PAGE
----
Strategies for Backgammon: Opening Moves and Responses to Openings

Having the first move in backgammon provides an advantage because it allows you to dictate the game’s strategy rather than simply reacting to your opponent. When starting the game, it’s important to have two basic objectives in mind: to trap your opponent’s runners behind a blockade and to escape with your own two runners before they can be trapped.

To set up your backgammon board, place it in front of you and carefully consider each move on the board as it’s discussed. In this chapter, all moves will be for the White player since they always play the two dice thrown for the opening move and can never start with a double.

There are two main groups of opening moves in backgammon: aggressive moves designed to trap the opponent’s runners, and defensive moves designed to help you escape with your runners. Aggressive moves include point-making throws, 5-point builders, and outer board builders. Defensive moves include plain running moves and mixed run/block moves.

Move and make points

There are five opening point-making throws in backgammon, but three of them are so effective that they’re the most commonly used. These three throws are:


  • 6:1 – White moves 13-7, 8-7 to make the bar point.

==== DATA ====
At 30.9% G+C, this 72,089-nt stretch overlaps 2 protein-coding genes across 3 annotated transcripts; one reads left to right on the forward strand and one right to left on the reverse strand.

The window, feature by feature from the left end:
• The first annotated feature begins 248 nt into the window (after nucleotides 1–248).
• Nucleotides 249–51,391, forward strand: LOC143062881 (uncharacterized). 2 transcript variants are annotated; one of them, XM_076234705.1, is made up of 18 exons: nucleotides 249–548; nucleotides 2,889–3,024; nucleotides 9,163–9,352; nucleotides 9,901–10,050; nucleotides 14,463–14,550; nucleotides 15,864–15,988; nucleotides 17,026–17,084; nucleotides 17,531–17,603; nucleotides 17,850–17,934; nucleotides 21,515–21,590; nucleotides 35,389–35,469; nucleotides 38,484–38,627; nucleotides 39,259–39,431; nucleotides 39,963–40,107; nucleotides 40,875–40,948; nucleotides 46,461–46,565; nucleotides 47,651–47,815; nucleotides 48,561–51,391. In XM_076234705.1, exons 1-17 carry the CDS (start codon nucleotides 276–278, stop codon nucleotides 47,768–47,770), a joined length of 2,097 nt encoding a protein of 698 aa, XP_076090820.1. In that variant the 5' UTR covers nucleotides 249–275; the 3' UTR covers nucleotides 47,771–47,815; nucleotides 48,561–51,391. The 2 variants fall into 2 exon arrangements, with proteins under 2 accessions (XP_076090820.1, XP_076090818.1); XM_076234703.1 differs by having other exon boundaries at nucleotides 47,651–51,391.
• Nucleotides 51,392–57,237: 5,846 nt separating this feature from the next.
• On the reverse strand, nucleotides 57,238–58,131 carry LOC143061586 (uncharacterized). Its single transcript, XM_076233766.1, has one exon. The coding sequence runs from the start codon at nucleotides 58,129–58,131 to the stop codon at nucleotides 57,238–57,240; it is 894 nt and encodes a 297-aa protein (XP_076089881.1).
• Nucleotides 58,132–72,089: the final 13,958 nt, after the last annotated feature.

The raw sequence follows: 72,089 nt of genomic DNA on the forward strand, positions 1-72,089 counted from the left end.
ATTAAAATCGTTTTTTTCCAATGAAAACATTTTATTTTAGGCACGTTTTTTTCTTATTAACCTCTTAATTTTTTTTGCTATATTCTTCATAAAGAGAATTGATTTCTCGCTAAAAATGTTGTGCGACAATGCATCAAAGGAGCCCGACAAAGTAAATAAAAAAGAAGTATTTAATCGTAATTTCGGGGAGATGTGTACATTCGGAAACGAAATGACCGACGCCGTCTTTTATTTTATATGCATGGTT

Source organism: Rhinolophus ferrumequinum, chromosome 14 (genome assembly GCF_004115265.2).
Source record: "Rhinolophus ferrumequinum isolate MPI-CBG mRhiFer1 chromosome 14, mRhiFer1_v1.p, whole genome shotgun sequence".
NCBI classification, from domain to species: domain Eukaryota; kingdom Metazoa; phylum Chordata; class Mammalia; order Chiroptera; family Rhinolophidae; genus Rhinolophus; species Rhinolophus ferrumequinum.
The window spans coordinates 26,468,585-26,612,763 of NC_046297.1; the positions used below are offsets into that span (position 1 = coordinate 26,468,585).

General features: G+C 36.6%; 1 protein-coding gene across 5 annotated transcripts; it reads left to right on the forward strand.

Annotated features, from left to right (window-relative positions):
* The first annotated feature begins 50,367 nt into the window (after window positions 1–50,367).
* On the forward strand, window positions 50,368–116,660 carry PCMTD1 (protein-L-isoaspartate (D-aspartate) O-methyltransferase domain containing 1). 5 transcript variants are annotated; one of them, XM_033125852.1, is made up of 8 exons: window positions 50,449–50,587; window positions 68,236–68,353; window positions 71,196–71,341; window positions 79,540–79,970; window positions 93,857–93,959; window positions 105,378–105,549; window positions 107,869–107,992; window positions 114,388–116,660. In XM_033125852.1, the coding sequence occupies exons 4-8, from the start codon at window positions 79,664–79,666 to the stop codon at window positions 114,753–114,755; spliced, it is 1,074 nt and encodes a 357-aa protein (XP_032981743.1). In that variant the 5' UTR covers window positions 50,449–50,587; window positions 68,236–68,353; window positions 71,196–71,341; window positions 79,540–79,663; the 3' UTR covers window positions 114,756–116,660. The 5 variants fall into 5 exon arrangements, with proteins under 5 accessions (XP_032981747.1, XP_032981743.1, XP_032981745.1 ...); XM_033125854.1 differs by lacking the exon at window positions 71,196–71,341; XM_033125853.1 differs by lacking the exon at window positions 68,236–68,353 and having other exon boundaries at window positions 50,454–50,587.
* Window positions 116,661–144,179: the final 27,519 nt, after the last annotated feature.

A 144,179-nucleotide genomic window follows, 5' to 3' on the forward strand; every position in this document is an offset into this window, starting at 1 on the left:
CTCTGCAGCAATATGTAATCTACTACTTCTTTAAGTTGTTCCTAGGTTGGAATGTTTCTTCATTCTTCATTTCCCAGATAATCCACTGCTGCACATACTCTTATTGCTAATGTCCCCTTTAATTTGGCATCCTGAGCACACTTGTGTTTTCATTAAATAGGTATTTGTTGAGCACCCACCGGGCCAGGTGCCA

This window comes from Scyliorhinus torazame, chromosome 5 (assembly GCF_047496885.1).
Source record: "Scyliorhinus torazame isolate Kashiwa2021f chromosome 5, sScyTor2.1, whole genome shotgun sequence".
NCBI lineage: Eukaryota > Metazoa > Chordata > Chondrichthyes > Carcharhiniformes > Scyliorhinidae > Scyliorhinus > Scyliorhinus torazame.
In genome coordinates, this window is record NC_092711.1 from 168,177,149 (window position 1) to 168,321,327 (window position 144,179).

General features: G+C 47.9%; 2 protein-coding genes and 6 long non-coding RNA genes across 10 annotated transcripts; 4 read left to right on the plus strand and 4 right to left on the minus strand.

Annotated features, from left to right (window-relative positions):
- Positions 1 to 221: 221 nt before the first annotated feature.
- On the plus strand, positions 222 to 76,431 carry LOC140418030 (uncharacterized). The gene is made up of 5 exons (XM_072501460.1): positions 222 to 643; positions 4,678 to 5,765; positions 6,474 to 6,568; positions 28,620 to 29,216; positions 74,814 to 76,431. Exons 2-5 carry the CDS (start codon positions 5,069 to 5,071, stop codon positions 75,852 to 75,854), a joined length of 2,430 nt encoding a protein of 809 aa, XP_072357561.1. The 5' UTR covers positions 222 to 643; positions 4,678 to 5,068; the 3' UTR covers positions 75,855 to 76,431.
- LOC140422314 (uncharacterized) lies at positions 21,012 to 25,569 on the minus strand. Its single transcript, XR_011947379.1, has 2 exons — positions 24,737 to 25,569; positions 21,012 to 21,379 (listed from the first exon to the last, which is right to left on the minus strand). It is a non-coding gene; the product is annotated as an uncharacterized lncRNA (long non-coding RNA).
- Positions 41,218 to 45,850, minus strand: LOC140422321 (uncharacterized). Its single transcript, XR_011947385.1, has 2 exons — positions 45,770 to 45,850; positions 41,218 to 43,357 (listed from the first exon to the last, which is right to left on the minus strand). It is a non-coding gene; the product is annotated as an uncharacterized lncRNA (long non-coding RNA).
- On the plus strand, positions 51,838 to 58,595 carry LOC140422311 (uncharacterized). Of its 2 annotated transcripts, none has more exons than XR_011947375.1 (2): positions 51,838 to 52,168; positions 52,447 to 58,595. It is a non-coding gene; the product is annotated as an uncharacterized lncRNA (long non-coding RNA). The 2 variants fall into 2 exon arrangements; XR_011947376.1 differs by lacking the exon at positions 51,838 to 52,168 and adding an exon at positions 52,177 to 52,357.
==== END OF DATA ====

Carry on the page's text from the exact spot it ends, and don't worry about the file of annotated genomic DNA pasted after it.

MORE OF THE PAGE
• 3:1 – White moves 8-5, 6-5 to make the 5 point.


  • 4:2 – White moves 8-4, 6-4 to make the 4 point.

With each of these moves, White begins building a blockade with the goal of trapping one or two of Black’s runners behind a 6-point prime.

There are two other point-making opening throws that you can try out on your board:

  • 5:3 – White moves 8-3, 6-3 to gain control of the 3 point.
  • 6:4 – White moves 8-2, 6-2 to gain control of the 2 point.

However, experienced players rarely use these moves. The two men placed on the 2 or 3 point are too far away from the main blockade that should be built around the 6 and 8 points. Black can easily jump over them to escape with their runners, and these two men aren’t a significant threat to Black. In fact, they could be better used further back in building the blockade.

About the 5 point builders move

The 5 point builders are a group of moves that involve taking a risk by leaving a blot on your 5 point and hoping that your opponent does not hit it. These moves aim to gain control of your vital 5 point.


There are two moves in this group: 5:3 or 6:2, which involves moving a man from point 13 to point 5, and 2:1, 4:1, or 5:1, which involves dropping a blot onto the 5 point and bringing down a builder onto your outer board to increase your chances of covering it on the next turn.


Leaving a blot on your 5 point may seem exposed, but only 15 out of the 36 dice permutations will enable your opponent to hit your blot. However, six of those 15 permutations are your opponent’s own vital point-making throws, such as 1:1, 2:2, 3:1, 4:2, etc. Your opponent will therefore be faced with the choice of breaking up your blockade or making their own.

During the early stages of the game, being hit is not dangerous when your opponent’s home board is open. It is important to take risks at the beginning of the game but not later on when your opponent’s board is almost closed and re-entry can cause great difficulty.

Bord Builders